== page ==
Nvidia GeForce RTX 4090 Founders Edition Review

Nvidia GeForce RTX 4090 Founders Edition Review

DLSS 3 and Framegen

The amount going on behind the scenes of the RTX 4090 is astounding. We don’t pretend to be experts on this deep level of render pipelines and pathing, but then we’ve never tried to be. We concentrate, as you dear reader do, in the end result. How something gets there can be largely of interest to a niche audience, but the end result is something we can all understand. You don’t need to understand physics, chemistry and biology to know why a meal tastes good, so long as it does. Nonetheless we’ll attempt to give you a layman’s explanation for what is new with the DLSS 3 technology and why it’s capable of bringing you improved frame rates. If you want a deeper dive then naturally Nvidia have you covered, but we’re a review website not a technical journal. Know, before we begin, that this isn’t a technology which is going to work on the Turing or Ampere architecture. It’s Ada Lovelace or bust, we’re afraid. We’re as disappointed as you.

Currently our understanding of DLSS 2 is that it works like this. The game engine determines what should be visible and renders an image. Then the Nvidia DLSS works out how each pixel is moving within the screenspace and interpolates that to give you a higher resolution, sharper image without the additional performance overhead. Naturally, as with any “guesstimation” this can have limitations.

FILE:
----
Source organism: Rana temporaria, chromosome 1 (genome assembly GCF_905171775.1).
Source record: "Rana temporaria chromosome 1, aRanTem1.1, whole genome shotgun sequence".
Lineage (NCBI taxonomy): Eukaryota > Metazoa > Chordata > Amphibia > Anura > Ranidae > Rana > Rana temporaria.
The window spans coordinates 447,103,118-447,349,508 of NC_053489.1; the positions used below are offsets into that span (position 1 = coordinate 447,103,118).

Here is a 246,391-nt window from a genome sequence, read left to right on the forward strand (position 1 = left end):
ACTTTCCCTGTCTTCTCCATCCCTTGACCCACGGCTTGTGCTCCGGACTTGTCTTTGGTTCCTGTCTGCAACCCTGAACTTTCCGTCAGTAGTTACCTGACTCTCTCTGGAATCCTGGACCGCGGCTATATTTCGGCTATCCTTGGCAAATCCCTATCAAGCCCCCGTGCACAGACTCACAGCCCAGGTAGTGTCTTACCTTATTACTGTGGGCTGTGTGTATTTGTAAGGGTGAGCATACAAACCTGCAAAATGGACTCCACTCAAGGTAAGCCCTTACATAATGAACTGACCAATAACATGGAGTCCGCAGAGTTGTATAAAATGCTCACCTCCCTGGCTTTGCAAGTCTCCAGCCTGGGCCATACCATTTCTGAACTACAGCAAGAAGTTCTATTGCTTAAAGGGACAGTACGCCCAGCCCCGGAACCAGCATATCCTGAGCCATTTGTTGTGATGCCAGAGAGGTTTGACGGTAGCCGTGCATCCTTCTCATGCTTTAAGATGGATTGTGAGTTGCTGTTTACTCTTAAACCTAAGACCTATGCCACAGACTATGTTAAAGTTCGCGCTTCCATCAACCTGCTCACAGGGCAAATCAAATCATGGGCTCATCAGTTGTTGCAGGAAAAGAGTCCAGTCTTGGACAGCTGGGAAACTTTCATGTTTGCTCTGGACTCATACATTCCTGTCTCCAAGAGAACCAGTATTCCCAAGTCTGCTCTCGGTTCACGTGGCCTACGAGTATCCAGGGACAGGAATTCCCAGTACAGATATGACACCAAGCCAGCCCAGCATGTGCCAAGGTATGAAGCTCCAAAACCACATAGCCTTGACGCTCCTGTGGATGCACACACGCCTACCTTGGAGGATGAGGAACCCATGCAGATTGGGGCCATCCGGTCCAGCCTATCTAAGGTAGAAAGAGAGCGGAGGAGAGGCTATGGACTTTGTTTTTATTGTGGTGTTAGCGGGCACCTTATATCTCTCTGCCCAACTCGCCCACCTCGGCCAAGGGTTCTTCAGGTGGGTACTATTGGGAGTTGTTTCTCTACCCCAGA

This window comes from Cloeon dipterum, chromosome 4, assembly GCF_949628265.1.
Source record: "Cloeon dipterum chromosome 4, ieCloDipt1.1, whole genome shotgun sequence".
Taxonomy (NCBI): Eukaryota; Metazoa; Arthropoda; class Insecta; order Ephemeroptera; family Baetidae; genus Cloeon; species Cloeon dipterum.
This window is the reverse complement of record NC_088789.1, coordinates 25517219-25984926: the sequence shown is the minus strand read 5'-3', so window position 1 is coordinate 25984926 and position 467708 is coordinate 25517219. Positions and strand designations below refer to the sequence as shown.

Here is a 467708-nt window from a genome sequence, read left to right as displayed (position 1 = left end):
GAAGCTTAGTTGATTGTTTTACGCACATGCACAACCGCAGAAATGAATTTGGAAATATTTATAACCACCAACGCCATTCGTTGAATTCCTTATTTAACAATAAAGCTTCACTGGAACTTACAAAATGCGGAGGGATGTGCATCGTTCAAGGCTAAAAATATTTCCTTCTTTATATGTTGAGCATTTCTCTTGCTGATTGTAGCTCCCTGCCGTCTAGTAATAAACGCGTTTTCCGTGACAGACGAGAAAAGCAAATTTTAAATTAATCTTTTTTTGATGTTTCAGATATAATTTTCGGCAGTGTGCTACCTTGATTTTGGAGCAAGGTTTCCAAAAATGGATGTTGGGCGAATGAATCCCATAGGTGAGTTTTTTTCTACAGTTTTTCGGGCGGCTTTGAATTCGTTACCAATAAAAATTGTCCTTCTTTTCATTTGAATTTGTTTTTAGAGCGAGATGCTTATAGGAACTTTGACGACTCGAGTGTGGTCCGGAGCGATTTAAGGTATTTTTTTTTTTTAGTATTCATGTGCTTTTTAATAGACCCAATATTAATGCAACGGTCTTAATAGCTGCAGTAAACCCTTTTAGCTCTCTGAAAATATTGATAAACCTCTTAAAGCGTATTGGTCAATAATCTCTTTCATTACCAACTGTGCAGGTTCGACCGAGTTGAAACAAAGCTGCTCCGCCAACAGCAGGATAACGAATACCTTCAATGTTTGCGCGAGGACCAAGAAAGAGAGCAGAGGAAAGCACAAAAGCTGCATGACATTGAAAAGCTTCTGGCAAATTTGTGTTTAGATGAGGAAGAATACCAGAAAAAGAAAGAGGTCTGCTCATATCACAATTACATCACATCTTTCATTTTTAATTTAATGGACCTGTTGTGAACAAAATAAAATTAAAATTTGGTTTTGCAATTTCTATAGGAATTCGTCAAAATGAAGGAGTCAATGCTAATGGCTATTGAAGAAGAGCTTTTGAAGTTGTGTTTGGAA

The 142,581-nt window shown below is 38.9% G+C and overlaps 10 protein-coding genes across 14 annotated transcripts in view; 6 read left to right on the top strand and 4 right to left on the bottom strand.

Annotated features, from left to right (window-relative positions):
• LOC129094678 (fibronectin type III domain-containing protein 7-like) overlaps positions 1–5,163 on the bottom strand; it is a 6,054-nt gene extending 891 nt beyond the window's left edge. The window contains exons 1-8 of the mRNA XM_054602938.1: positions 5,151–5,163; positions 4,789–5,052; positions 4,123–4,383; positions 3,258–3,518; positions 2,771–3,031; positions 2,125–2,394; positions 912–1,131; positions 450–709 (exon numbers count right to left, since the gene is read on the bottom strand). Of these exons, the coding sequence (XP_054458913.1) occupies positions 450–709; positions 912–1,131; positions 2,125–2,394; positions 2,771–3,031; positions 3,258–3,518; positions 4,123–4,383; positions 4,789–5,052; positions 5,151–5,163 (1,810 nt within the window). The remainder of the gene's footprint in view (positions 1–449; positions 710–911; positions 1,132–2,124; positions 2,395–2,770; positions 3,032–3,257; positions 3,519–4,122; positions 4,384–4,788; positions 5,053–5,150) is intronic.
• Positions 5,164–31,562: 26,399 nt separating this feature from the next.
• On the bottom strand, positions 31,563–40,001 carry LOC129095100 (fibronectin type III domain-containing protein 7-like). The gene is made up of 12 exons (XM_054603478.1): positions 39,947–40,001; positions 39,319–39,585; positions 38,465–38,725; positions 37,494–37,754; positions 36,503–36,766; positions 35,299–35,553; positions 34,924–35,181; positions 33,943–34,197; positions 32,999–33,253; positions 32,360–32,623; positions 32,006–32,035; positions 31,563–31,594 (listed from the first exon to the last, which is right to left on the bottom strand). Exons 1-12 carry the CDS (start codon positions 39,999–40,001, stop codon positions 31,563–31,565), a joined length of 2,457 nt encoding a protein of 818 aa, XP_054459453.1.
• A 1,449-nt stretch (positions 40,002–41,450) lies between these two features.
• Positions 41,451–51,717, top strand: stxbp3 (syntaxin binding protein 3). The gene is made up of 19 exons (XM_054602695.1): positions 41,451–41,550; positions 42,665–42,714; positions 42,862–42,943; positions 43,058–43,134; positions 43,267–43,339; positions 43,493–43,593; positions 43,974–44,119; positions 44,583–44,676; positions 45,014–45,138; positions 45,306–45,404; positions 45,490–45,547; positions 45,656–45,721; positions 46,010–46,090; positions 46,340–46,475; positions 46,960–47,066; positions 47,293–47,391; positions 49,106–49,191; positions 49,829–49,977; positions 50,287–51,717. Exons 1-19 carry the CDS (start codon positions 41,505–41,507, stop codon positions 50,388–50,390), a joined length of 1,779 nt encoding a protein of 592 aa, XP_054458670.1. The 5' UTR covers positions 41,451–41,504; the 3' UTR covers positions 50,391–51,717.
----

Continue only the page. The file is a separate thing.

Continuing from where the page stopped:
Nvidia GeForce RTX 4090 Founders Edition Review

DLSS 3 takes a somewhat similar initial approach, but leverages its AI to pay far closer attention to what should be going on, what the image should look like, and where each pixel should be and will be. This not only gives a higher benefit in terms of raw performance, but also when it comes to accurately replicating what you see and should be seeing. The way they do this is with what they’re calling Optical Flow. This means DLSS actually looks at what is actually being rendered (the DLSS 2 way of doing things), then also looks at the current frame and the next frame, asks the game engine what it is expecting to render, and then performs the interpolation. Creating accurate frames without the need to be rendered. That at least is the – very simplified – theory.

Nvidia GeForce RTX 4090 Founders Edition Review

Perhaps a clearer example is to use pictures. The arrows on the left show what the engine motion of each pixel is doing, and this can lead, because guesswork, to inaccuracies in the displayed image. But the new DLSS AI combines both the engine motion vectors and optical flow to give a much clearer picture (ha) of the expected image, giving you a smoother experience and more accurate image quality. It’s the best of both worlds.

Nvidia GeForce RTX 4090 Founders Edition Review  

We have to say the image below completely fries our brain. At the risk of sounding stupid, instead of the GPU rendering the frame it’s asked to and giving you what you see, the GPU is instead working out what you’re expecting to see and showing you that. Which feels to us like semantics. However, there is no denying the results. As a simile, as close as we can work out, instead of you telling your toaster how brown you like your bread and it toasting it to that level, it’s working out how brown you like your bread and toasting it to that level instead. That, guys, gals and non-binary pals, is why we’re in an office telling you what we understand rather than working at MIT inventing all this stuff.

Nvidia GeForce RTX 4090 Founders Edition Review